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Cerebral Palsy

Selective Dorsal Rhizotomy, a Great Dane and the Minnesota Twins: Cameron’s “Wild Journey” to Improved Mobility

Via CaringBridge, early May 2018: 

Cameron was born at 26 weeks along with his twin sister Kendall.  Two days after Cameron was born he had bleeding on the brain. This bleeding caused him to develop cerebral palsy. Cerebral palsy causes impaired motor movements that can affect many areas of his body.  – Stacy and Lenny, Cameron’s mom and dad

Cameron is an outgoing ball of energy who loves making new friends. His bright red hair is a perfect match for his personality.

Three days after Cameron and Kendall were born prematurely on May 10, 2012, Cameron’s parents were told that he would never walk, talk or eat on his own because of his brain bleed. They heard this devastating news on May 14, 2012—the day after Mother’s Day.   

Cameron defied these grim expectations—and he especially loves to talk!—but struggled with walking. So, this past summer, Cameron came to Gillette Children’s for a major neurosurgery to address symptoms of his cerebral palsy.

Via CaringBridge, early May 2018:

On May 23, he will be having a surgery called selective dorsal rhizotomy (SDR) where they will cut the bad nerves in his back that go to his legs which cause tightness (spasticity).  These bad nerves cause Cameron to walk with bent legs and causes his foot to drag. This surgery will come with a 6-week hospital stay with intensive in hospital therapy but the therapy will not end when he gets home. He will need daily outpatient physical therapy for several months.  This is going to be a wild journey and we would like to keep all of our friends and family in the loop during this crazy adventure.  – Stacy and Lenny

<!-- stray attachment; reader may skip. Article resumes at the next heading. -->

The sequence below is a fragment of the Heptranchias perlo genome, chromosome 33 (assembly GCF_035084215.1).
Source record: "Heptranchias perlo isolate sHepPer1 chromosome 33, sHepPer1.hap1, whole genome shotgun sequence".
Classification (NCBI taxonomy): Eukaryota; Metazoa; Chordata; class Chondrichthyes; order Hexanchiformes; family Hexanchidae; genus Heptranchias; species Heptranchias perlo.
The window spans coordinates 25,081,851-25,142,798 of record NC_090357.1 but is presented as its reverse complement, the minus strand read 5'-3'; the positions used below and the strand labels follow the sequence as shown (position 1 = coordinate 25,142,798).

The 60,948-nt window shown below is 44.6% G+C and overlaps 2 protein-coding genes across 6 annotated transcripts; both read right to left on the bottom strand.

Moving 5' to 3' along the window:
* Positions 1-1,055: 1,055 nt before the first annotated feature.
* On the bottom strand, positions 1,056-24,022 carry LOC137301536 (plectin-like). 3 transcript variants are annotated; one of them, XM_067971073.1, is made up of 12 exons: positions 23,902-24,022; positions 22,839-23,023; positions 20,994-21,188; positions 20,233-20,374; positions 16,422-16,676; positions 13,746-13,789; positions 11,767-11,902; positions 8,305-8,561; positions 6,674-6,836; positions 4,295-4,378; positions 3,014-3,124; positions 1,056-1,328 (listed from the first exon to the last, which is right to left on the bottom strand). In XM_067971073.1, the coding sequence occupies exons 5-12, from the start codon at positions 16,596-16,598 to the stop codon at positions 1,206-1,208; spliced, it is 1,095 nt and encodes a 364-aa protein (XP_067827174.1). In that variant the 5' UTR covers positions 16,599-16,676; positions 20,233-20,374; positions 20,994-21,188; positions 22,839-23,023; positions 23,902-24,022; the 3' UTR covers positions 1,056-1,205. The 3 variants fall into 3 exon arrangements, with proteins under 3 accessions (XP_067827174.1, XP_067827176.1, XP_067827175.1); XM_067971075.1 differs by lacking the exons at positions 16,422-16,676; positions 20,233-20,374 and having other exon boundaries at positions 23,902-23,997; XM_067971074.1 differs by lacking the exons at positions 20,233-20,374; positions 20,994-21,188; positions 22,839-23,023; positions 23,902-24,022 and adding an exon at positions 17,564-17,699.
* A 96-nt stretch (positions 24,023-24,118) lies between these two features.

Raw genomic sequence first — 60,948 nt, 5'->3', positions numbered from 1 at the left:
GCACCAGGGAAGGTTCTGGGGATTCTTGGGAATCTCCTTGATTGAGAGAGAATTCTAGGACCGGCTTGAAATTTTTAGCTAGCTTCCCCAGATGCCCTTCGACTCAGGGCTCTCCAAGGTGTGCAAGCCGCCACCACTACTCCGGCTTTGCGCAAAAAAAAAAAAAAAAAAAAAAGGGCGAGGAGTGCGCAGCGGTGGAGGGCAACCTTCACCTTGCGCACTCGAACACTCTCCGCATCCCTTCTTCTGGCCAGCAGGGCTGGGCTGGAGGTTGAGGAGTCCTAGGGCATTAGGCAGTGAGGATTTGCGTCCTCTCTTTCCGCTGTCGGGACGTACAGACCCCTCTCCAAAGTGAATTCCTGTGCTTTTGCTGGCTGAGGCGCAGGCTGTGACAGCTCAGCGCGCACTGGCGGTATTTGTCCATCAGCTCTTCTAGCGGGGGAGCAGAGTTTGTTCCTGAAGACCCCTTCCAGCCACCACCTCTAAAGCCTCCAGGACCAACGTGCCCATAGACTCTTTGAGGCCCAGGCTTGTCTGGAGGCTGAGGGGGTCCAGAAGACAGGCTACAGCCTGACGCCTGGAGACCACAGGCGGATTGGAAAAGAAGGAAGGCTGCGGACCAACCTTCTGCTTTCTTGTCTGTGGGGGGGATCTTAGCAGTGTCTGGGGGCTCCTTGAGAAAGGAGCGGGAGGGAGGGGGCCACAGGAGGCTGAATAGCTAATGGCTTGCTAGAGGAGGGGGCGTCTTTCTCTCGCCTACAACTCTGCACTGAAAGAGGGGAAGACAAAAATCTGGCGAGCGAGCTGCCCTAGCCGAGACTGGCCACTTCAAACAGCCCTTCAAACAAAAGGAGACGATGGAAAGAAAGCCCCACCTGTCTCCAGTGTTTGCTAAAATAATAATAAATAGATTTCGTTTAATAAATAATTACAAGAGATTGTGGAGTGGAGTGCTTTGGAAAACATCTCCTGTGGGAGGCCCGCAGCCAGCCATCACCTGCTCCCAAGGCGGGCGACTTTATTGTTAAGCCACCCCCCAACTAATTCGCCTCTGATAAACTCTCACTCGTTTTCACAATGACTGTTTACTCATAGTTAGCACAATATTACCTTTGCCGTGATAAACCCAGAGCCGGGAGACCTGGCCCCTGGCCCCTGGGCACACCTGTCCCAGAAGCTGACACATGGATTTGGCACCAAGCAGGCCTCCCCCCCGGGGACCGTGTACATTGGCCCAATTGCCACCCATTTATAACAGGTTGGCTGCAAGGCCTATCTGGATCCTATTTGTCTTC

Gillette is internationally recognized for its comprehensive approach to selective dorsal rhizotomy surgery, which includes an inpatient rehabilitation stay of four to six weeks. This inpatient time is crucial, as patients undergo daily physical therapy, occupational therapy and other activities designed to maximize their surgical outcome.

During Cameron’s surgery, his neurosurgeon Peter Kim, MD, precisely cut the nerve rootlets that contributed to Cameron’s spasticity. Kim ultimately cut 37% of the nerve rootlets—the average is between 20 and 40%.

For three days after surgery, Cameron needed to lay flat on his back with his legs straight. On the fourth day, he began using the Gillette Prone Cart. The colorful carts help post-rhizotomy kids stretch their hip muscles and strengthen their core and upper body muscles. They’re comfy and mobile, which means kids can begin discovering all that Gillette has to offer—a sunlight filled skyway featuring “I Spy” games, an outdoor healing garden, evening activities, and more.

Cameron began his full days of therapies on the fifth day after his surgery.  His schedule included school, occupational therapy, physical therapy, music therapy and therapeutic recreation.

Via CaringBridge, May 31, 2018 – Day 8